Monday, July 8, 2013

Heavy Action: Speed

by Patrick Bromley
Pop quiz, hotshot. You've got a first-time director, a star who's kind of a laughing stock and a premise so silly it inspires giggles. What do you do?

Speed is one of the very best action movies of the 1990s. It should not be.

Now that it's become such a piece of our pop culture lexicon, it's hard to believe what a long shot Speed was when it came out in 1994. Its star, Keanu Reeves, had long been dismissed as the "whoa" guy -- a talentless surfer dude who lucked into a movie career courtesy of a few successful performances playing a dummy. His only previous attempt at an action movie, Point Break, made money but didn't blow the doors off the box office; what's more is that it had already become a punch line for its silly cops vs. surfers plot. No one was looking to take Keanu Reeves seriously as an action hero.

His co-star, Sandra Bullock, was not yet a movie star, even though she should have become one after stealing Demolition Man (though for my Sandy B., it seemed like a forgone conclusion that she would be eventually -- it was not a matter of "if" but "when"). Dennis Hopper had been mostly written off since the 1970s, the occasional Blue Velvet or Hoosiers aside. The director, Jan de Bont, was a former cinematographer trying his hand at directing for the first time ever. The writer, Graham Yost, never had a feature film produced; his only writing credits at that time were for TV shows like Hey Dude and Herman's Head. None of this seems like the recipe for success.

And then there is the premise, the kind of ridiculous high-concept plot that invites derisive laughter: L.A. cop Jack Traven (Reeves) pisses off a mad bomber (Hopper) by ruining his plans to take an elevator full of people hostage in exchange for a bunch of money. To retaliate, the bomber gets Traven on board a city bus he has rigged to explode if it drops below 55 mph. And off we go.
Part of the movie's greatness rests in its structure. Perhaps recognizing that the bomb-on-bus plot might not be enough to fill a two hour movie (which has never stopped most filmmakers), screenwriter Yost divides the film up into three major set pieces: the elevator rescue that opens the film, the bus sequence that makes up the majority of its running time and the finale aboard a speeding subway. There is a built-in economy to all of this: besides being a thrilling and suspenseful scene, the opening bit on the elevator tells us what we need to know about Traven and his relationship with his partner, Harry Temple (an always-sardonic Jeff Daniels). It sets up Hopper as the villain and establishes the personal vendetta that drives the rest of the plot. A lesser movie would make the sequence unrelated just to open the movie with a bang, or -- even worse -- would have shown Reeves losing one or two of the hostages so that he could carry that pain with him for the rest of the film and flash back to a screaming woman plunging down an elevator shaft each time a situation gets tough. SO MANY movies have done that bit. Speed is too smart for that.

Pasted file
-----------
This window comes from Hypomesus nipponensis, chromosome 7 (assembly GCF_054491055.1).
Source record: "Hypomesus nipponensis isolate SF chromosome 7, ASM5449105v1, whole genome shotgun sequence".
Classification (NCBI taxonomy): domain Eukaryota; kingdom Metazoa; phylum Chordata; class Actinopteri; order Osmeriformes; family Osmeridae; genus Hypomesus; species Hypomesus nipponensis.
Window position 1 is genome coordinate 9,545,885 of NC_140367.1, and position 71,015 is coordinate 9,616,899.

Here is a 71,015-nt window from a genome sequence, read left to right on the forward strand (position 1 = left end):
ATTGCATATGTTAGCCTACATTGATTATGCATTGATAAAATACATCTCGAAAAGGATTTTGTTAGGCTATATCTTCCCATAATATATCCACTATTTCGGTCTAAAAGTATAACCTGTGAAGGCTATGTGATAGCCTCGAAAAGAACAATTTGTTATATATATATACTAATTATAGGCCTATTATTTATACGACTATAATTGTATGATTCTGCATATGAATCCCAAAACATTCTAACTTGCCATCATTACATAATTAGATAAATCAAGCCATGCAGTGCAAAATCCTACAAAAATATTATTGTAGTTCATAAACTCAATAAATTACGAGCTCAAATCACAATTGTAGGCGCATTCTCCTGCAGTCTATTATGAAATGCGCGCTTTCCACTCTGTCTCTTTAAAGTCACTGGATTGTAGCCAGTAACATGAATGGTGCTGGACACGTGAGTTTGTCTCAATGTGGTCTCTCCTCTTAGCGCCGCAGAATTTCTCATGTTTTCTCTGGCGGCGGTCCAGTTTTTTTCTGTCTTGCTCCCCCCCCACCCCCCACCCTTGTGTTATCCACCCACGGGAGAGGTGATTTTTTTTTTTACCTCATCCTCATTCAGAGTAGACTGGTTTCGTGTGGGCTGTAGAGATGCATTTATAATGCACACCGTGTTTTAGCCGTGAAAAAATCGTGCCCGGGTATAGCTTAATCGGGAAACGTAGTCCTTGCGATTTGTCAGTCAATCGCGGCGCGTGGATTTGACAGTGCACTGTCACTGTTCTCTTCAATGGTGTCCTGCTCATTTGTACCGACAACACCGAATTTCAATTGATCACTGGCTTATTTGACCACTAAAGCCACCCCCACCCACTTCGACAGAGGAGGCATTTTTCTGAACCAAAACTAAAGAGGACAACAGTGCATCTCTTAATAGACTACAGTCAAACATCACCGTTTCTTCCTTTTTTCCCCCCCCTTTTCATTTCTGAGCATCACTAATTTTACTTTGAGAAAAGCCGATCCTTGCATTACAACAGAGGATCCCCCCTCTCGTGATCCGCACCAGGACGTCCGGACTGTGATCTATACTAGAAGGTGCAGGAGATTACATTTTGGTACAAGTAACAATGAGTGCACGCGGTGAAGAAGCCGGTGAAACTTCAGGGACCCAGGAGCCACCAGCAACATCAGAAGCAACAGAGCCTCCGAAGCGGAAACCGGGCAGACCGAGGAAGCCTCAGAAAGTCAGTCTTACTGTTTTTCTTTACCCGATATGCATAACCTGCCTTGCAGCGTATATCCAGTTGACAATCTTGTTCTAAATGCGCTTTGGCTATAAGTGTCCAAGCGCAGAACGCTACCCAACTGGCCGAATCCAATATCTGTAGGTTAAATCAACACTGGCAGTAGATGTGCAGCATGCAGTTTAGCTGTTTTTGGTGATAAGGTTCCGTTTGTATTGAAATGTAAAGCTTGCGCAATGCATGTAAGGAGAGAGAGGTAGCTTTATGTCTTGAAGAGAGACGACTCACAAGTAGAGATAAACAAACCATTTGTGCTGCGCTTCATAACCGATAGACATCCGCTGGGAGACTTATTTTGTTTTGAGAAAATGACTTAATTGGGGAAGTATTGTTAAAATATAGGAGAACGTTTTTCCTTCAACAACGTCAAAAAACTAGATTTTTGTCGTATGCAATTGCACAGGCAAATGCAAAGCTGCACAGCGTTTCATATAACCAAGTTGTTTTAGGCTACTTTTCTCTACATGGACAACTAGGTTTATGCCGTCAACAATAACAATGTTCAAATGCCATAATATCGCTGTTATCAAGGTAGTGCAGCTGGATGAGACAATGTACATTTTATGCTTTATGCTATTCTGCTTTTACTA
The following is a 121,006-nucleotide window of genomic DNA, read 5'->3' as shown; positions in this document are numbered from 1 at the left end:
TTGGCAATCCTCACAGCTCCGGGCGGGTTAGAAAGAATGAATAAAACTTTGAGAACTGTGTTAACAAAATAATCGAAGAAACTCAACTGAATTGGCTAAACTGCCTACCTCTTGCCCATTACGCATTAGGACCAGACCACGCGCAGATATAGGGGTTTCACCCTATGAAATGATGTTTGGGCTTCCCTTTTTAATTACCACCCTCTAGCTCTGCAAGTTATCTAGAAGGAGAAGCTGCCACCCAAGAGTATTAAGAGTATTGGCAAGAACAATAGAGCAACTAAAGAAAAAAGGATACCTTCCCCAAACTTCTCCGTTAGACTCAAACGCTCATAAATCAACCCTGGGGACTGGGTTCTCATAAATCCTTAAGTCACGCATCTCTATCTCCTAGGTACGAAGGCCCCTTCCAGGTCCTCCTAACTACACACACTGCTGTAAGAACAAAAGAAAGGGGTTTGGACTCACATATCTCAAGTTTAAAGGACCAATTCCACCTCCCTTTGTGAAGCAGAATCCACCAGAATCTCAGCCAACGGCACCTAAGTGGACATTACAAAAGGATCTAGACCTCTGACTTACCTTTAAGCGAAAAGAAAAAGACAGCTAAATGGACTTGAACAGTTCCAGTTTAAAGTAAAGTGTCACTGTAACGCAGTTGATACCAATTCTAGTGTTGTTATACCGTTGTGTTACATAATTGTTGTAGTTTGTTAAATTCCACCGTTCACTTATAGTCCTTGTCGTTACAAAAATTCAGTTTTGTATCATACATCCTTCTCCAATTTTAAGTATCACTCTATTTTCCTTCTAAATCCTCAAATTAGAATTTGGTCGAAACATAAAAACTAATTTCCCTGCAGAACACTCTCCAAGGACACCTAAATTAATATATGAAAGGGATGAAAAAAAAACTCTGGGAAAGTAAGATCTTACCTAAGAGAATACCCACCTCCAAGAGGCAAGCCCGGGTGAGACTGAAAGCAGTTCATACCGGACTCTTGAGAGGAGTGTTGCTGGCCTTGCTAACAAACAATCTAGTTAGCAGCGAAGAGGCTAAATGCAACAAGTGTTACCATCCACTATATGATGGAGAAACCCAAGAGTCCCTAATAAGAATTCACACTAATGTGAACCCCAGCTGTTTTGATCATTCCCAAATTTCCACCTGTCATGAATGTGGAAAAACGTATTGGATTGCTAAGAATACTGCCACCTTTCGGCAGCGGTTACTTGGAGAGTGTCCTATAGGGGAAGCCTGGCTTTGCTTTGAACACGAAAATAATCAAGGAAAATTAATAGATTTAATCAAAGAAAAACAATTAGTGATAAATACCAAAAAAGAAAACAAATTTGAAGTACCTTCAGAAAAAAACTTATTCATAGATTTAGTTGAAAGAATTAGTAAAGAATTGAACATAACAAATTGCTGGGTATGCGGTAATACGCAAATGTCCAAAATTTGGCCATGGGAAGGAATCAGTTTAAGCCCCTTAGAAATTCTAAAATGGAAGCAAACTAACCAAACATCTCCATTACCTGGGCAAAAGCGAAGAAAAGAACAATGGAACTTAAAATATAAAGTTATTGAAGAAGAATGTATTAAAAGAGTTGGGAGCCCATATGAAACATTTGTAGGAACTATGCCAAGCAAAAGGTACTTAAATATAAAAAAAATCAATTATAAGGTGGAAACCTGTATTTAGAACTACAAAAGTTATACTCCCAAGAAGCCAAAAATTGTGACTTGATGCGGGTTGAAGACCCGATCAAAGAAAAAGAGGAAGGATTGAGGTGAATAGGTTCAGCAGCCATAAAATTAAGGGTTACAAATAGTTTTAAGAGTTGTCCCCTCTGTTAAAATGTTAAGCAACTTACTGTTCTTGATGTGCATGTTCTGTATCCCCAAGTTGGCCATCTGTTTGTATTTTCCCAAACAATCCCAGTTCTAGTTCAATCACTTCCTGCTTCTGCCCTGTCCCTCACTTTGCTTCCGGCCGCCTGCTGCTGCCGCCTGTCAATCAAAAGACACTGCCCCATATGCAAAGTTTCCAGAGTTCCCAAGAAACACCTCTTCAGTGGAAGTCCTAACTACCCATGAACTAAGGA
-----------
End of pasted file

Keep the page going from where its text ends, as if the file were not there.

Each of the set pieces builds on one another, too, with Traven using the information he gained during the last encounter to inform his current situation. They don't exist as separate pieces, but rather lead into one another in an organic way, gaining the exact kind of momentum a movie about things that can't slow down needs to have. So many action movies have such a familiar, skeletal structure (A, B, C, B, D, B) that depends on talky resets between set pieces: Big action scene! Debrief back at HQ (or wherever). Big action scene! Debrief. World War Z, currently in theaters, follows this exact formula. Speed just continues to build and build - A leads to B leads to C leads to DON'T SLOW DOWN.

Sometimes, though, the way the set pieces inform one another can be disappointing. The movie's biggest frustration is that (spoilers) Jack and Annie use the same method to get out of the subway predicament as they had already used on the bus -- they speed it up to jump the unfinished section. Yes, that stays true to the idea that the characters are always applying what they have learned, but it feels unnecessarily repetitive for a movie that otherwise proves to be good at inventing new problems and new solutions. This is the action climax of the movie, and giving us something we saw just 20 minutes ago sucks some of the air out. We expect the beat to be twisted in one way or another, but NOPE it's the exact same as what just happened on the freeway.